The 2000s were a banner decade for the “personal comic”. Sure, the capes and cowls continued to dominate the scene (even more so with Hollywood catching the four-color bug). Still, history will record that the 2000s were the decade where comics grew up. At least as fully open vessel for storytelling. Box Office Poison is one of the trailblazers. Sherman and Ed are two under employed friends, each with dreams of something more. In fact, they are the very people making and reading comics today. While an arc runs through Box Office Poison, to call it a complete story would be akin to calling your own life a “complete arc”. Insightful. Touching. Funny. Painful. Honest. Life. That is Box Office Poison and if you haven’t yet discovered this fantastic graphic novel, you’re doing your heart a disservice. Or, perhaps you already love the comics format but just can’t convince that stuffy person in your life that comics are literature. Start them off with Box Office Poison. They’ll be hooked for life.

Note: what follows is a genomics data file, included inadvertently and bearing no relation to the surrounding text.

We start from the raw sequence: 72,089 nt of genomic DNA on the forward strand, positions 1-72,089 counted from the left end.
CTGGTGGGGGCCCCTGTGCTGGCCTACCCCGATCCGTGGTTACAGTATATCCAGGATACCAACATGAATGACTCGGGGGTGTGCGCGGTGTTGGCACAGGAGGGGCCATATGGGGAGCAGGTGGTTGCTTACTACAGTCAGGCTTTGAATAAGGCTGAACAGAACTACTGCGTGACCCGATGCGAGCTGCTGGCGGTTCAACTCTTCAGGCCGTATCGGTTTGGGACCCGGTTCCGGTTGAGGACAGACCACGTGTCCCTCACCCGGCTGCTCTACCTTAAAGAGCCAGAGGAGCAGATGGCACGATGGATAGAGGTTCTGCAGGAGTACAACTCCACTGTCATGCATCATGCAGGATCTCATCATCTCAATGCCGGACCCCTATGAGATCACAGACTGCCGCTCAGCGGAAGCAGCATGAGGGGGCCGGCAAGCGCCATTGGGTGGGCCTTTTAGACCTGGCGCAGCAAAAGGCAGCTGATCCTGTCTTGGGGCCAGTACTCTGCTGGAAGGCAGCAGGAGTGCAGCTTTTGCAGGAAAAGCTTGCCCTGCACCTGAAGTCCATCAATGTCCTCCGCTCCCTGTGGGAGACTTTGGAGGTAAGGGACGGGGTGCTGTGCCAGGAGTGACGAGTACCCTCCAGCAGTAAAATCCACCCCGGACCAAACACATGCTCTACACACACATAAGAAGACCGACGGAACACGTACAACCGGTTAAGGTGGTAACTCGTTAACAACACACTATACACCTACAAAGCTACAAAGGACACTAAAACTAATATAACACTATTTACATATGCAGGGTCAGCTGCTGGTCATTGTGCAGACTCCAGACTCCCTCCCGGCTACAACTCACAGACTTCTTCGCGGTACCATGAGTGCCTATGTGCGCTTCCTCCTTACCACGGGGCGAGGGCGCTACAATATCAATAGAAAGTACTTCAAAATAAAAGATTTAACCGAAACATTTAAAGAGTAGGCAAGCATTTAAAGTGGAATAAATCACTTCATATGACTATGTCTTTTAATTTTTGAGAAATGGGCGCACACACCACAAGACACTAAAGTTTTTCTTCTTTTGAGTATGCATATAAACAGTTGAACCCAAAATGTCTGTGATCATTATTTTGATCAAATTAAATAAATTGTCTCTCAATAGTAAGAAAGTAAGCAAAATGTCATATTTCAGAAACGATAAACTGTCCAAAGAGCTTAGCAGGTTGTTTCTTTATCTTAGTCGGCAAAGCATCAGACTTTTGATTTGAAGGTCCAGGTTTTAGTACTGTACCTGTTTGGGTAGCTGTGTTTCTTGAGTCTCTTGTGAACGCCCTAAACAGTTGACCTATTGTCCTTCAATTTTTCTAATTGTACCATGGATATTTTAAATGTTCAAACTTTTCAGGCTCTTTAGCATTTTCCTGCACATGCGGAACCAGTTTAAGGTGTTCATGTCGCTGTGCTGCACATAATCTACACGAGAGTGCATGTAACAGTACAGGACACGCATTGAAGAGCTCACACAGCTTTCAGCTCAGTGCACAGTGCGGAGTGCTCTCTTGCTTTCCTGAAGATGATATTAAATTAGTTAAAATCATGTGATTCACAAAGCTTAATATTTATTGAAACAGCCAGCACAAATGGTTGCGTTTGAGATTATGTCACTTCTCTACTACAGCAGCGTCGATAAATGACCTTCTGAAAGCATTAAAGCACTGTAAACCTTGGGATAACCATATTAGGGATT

Number 8 – DC: The New Frontier – DC Comics – Written and Art by Daywyn Cookedc-the-new-frontier

I will probably receive all kinds of grief for having so many superhero books on this list. Well, too bad. Superheroes are our mythical characters. They are the gods and goddess of the past. Just as the ancient Greeks, Vikings, Native Americans, Chinese, and other cultures imparted their own flaws and merits upon their myths; so too do we do upon the superhero. DC: The New Frontier is this concept perfected. Every aspect of human nature is elevated and expanded upon by Darwyn Cooke. Starting just after the second world war, a world of hope and fear, Cooke paints and exciting alternate history of the world that might have been. With stunning colors and whip-smart dialog, The New Frontier breathed fresh and needed life into a genre that’s grown dangerously dark.

Number 7 – The Walking Dead – Image Comics – Written by Robert Kirkman – Art by Tony Moore, Charlie Adlard, & Cliff Rathburn
walking-dead-comic